−

(ii) ∀ x0 ∈ (a, b), the limits f (x+

0 ) and f (x0 ) exist, and

(iii) the limits f (a+ ) and f (b− ) exist.

EXAMPLE 8. The function

x, 0 < x < 1,

f (x) = 2, 1 < x < 2,

(x − 2)2 , 2 ≤ x ≤ 3

DEFINITION 9. f (x) is piecewise C 1 on [a, b] if f (x) and f ′ (x) are piecewise continuous

on [a, b].

Note: If f ′ (x) is piecewise continuous on [a, b], then f (x) is automatically piecewise

continuous on [a, b].

for FS of piecewise C 1 functions.

DEFINITION 10. Let f (x) : [−L, L] → R be a piecewise C 1 -function. Deﬁne the adjusted

function f¯(x) as follows:

{

1 + − −L < x < L,

2 [f (x ) + f (x )],

f¯(x) = −

(2)

1 +

2 [f (−L ) + f (L )], x = ±L.

Note: The above deﬁnition tells that f¯(x) coincides at all points in (−L, L), where f (x)

is continuous, but f¯(x) is the average of the left-hand and right-hand limits of f (x) at

points of discontinuity in (−L, L). The value of f¯(x) at x = ±L can be thought of as an

average of left-hand and right-hand limits, if we bend the interval [−L, L] into a circle.

MODULE 4: FOURIER SERIES 10

THEOREM 11. Let f : [−L, L] → R be a piecewise C 1 function and let f¯(x) be the adjusted

function as deﬁned in (2). Then FS of f (x) = f¯(x), for all x ∈ [−L, L]. In fact, we have

If f (x) is piecewise C 1 and has no discontinuities in [−L, L] and f (−L) = f (L), then

there is still hope for uniform convergence of FS of f (x) to f (x) in [−L, L]. The following

theorem provides the uniform convergence of FS of f (x) to f (x) for such functions.

THEOREM 12. Let f (x) : [−L, L] → R be a piecewise C 1 function such that f (−L) =

f (L). Then FS of f (x) converges uniformly to f (x) on [−L, L]. That is,

−L≤x≤L

REMARK 13.

• Note that in the above theorem we have not assumed that f ′ (x) is continuous ev-

erywhere. The graph of f (x) may have corners. However, the continuity assump-

tion ensures that the graph of f (x) will have no gaps. Moreover, the assumption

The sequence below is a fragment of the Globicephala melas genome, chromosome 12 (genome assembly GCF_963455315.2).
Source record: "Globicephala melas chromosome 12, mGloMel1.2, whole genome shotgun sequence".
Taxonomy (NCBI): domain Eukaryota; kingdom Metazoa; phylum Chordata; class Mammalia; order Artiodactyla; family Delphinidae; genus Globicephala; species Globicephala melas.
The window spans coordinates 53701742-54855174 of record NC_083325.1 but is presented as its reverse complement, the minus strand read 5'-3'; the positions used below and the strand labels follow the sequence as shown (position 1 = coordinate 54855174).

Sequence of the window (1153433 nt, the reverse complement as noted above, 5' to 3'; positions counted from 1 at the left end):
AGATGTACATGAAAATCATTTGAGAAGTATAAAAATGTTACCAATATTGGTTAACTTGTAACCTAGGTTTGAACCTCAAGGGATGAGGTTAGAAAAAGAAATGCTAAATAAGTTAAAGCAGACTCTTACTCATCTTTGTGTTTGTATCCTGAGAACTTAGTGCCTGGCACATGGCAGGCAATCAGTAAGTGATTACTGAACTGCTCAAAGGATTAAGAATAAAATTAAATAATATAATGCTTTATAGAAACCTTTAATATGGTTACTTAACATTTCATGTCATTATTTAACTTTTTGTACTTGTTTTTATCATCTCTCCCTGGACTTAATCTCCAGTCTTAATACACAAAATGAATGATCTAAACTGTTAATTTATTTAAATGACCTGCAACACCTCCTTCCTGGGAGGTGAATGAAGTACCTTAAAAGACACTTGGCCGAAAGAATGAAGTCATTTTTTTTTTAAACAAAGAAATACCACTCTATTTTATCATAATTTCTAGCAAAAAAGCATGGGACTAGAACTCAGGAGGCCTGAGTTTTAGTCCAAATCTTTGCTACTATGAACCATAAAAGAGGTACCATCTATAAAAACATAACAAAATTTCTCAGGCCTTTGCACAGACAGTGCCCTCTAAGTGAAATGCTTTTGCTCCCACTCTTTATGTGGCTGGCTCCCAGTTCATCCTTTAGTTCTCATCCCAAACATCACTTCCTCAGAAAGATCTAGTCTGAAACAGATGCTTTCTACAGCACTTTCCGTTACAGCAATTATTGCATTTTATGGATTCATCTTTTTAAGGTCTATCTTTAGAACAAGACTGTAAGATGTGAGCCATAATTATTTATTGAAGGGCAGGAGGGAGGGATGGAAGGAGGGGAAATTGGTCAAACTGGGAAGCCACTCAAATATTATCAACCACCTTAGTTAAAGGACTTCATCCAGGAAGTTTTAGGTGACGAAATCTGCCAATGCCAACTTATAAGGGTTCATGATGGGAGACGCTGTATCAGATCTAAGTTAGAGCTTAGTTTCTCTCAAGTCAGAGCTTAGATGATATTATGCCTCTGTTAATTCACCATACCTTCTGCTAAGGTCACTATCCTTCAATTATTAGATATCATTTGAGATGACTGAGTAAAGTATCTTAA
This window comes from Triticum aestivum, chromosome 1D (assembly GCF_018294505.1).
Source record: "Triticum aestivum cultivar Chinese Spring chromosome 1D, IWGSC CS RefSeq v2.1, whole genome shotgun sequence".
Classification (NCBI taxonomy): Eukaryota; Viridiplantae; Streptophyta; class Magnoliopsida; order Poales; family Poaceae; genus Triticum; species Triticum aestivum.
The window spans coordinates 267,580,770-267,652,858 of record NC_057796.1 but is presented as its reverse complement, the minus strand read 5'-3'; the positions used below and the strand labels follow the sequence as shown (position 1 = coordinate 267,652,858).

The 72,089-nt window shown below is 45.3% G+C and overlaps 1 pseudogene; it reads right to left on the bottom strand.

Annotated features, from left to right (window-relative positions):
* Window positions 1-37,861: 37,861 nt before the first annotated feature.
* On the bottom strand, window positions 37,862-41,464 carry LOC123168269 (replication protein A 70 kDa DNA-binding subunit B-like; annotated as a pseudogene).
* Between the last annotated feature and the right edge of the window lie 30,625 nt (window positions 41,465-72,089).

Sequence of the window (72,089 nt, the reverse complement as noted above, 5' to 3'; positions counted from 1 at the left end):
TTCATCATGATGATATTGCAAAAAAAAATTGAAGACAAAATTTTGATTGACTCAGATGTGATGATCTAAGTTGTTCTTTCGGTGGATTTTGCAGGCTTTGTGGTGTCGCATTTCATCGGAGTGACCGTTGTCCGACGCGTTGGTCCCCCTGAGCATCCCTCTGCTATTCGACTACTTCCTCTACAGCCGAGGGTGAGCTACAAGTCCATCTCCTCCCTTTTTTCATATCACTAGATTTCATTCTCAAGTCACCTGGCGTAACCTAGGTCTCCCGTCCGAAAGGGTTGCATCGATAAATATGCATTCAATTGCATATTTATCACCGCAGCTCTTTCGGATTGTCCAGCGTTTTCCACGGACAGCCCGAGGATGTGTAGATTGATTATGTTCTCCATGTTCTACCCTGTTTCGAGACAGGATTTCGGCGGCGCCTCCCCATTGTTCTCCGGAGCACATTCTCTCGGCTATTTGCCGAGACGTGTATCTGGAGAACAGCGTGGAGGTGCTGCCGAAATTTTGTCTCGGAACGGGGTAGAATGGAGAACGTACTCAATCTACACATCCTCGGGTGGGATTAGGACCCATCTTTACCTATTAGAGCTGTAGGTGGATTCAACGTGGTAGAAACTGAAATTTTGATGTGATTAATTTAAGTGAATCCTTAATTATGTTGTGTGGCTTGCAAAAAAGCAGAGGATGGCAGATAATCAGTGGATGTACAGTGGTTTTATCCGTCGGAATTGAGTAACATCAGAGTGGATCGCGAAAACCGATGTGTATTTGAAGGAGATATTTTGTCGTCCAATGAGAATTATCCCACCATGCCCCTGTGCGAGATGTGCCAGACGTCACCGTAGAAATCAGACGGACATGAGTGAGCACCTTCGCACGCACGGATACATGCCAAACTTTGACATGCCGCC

f (−L) = f (L) ensures that the periodic extension f˜(x) has no gaps (i.e., f (x) yields

a continuous function on the circle of circumference 2L).

The term-by-term diﬀerentiation of a Fourier series is not always permissible. For example,

the FS for f (x) = x, −π < x < π (see, Example 7) is

∞

∑ sin nx

f (x) ∼ 2 (−1)n+1 ,

n

n=1

∞

∑

2 (−1)n+1 cos nx

n=1

The following theorem gives suﬃcient conditions for using termwise diﬀerentiation.

MODULE 4: FOURIER SERIES 11

f (x). Let f ′ (x) and f ′′ (x) be piecewise continuous on [−L, L]. Then, The FS of f ′ (x) can

be obtained from the FS for f (x) by termwise diﬀerentiation. In particular, if

a0 ∑ { nπx }

∞

nπx

f (x) = + an cos + bn sin ,

2 L L

n=1

then

πn { nπx }

∞

∑ nπx

f ′ (x) ∼ −an sin + bn cos .

L L L

n=1

Notice that the above theorem does not apply to Example 7 as the 2π-periodic exten-

sion of f (x) fails to be continuous on (−∞, ∞).

THEOREM 15. (Integration of FS) Let f (x) : [−L, L] → R be piecewise continuous

function with FS

a0 ∑ { nπx }

∞

nπx

f (x) ∼ + an cos + bn sin .

2 L L

n=1

Then, for any x ∈ [−L, L], we have

∫ x ∫ x ∞ ∫ x {

∑ }

a0 nπt nπt

f (t)dt = dt + an cos + bn sin dt.

−L −L 2 −L n=1

L L

Practice Problems

{ {

x, 0 < x < π, x, 0 < x < π,

(a) f (x) = ; (b) f (x) =

π − x, π < x < 2π. 0, π < x ≤ 2π.

(i) sin2 x, 0 < x < π; (ii) cos x + cos(2x), 0 < x < π

∞

8 ∑ n sin(2nx)

cos x = − .

π (1 − 4n2 )

n=1

4. Find the function represented by the new series which are obtained by termwise

integration of the following series from 0 to x:

cos(kx)

(−1)k+1 = ln(2 cos(x/2)), −π < x < π.

k